Savvy founders form connections with mentors and advisors early on, developing relationships with those who came before them to learn from their mistakes and success. One of the best ways to make those connections is via coworking. Set up shop in a tech-centric workspace, and you'll be connected with individuals who understand the challenges you face.
6. They Have Focus
When starting from the ground up, especially with a small team, it’s easy to take on too many projects at once. Unfortunately, this can kill your startup.
As Y Combinator co-founder Paul Graham writes, “Though the immediate cause of death in a startup tends to be running out of money, the underlying cause is usually lack of focus.”
One startup who has done a great job staying on track is BlaBlaCar. Unlike Uber, this French startup is meeting a more niche transportation need: carpooling for long distance travel. BlaBlaCar connects drivers with others who are traveling in the same direction—kinda like modern-day hitchhiking. By focusing on their specific niche, the startup raised a $100 million round in 2014, and has now expanded to 20 million users in 18 different countries. By staying focused on their target audience and product, the organization was able to clearly communicate what makes them unique to investors. Translation: rapid growth.
7. They Build Engaged Communities
Finally, the most successful startups think beyond customer acquisition and work toward community building. Unable to rely on decades of brand loyalty, like their established counterparts, they roll-up their sleeves and engage their target markets.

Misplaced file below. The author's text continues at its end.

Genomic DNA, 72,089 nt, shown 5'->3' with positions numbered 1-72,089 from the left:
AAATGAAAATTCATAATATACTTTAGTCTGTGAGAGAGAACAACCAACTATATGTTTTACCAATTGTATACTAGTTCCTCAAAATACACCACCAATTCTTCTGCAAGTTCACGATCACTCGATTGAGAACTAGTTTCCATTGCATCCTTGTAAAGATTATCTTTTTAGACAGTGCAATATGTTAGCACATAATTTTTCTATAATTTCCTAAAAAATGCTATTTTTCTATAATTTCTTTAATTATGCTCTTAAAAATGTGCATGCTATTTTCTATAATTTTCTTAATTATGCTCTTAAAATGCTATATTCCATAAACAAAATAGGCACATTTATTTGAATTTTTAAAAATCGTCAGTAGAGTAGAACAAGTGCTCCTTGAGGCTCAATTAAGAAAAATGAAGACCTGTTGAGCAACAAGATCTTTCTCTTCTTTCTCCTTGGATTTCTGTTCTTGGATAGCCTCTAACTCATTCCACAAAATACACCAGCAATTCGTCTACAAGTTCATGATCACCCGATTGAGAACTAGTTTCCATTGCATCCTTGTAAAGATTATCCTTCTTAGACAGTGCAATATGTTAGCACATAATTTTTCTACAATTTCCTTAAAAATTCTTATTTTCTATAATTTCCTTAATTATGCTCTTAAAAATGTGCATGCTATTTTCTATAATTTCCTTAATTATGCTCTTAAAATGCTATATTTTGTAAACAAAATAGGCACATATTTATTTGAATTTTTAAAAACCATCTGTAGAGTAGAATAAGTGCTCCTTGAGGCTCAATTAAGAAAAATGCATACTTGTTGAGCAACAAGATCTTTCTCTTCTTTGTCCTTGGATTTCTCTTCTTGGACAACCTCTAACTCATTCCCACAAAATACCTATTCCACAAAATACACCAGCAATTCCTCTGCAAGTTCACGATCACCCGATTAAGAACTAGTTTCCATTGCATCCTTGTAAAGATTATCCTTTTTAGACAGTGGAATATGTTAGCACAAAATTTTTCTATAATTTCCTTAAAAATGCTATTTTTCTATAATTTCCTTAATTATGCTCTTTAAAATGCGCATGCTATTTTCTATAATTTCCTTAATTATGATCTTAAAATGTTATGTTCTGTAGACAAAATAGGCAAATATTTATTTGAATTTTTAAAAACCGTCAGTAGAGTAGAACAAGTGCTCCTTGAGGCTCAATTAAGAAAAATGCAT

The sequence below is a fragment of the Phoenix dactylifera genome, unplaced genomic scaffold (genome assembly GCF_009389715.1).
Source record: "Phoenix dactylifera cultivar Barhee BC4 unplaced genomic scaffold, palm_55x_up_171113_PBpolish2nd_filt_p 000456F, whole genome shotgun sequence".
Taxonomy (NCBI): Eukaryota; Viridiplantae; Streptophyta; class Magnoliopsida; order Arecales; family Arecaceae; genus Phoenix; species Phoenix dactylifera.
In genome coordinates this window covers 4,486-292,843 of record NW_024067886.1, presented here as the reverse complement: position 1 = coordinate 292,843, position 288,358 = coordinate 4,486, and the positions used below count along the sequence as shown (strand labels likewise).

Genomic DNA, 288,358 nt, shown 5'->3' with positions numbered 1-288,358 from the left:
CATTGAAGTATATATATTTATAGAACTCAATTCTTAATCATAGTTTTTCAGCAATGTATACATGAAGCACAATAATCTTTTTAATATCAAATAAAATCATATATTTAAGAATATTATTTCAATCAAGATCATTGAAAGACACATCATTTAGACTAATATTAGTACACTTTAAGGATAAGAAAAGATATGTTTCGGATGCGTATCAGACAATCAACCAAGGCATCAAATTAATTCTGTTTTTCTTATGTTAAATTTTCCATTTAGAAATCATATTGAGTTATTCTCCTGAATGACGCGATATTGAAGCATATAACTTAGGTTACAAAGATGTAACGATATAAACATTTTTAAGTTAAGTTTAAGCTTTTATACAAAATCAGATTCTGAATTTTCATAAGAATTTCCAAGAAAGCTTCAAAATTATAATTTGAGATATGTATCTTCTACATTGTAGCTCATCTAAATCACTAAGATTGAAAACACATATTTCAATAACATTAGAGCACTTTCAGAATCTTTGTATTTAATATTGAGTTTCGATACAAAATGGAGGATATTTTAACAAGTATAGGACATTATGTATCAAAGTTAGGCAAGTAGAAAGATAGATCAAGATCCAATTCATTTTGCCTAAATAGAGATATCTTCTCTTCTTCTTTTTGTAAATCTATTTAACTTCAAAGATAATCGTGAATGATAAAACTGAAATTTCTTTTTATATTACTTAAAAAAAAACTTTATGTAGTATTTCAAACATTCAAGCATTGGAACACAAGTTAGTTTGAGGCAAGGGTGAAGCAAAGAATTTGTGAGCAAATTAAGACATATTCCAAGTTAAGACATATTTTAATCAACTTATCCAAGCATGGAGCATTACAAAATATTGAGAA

A great example of community building can be found at Product Hunt. The startup's massive online following came from the company's founder personally engaging with their users on Twitter, and inviting them to join the Product Hunt community when their products appeared on the site.
Luckily, there are many different forums for building engaged communities today. Social media platforms, online forums, and messaging apps like Slack are all convenient tools for directly engaging with prospects. The challenging part? How to get people interested in the first place.
What it ultimately comes down to is knowing what your market most values and facilitating a conversation around those values. How do you figure out what your market values? Ask.
Become a Success Story
At RocketSpace, we've seen our share of success stories over the years.
While there is no one-size-fits-all blueprint for building a successful startup, adopting the previously mentioned characteristics will provide a solid foundation.
Are you currently embodying all seven of them? If so, pat yourself on the back (and get back to work). If not:
- Determine your biggest opportunity for improvement
- Schedule some time to revisit that area on your calendar
- And get back to work.
Are you the founder of a tech startup with a minimum viable product (MVP) looking to disrupt the marketplace?
RocketSpace offers entrepreneurs, and tech startups with MVPs, the opportunity to work alongside peers who are also on the fast-track to success.
Looking for more startup advice? Skip the hours of researching, and download our free eBook: The Silicon Valley Startup Guide, to learn more about Silicon Valley's top tech events, meetups, VCs, and more.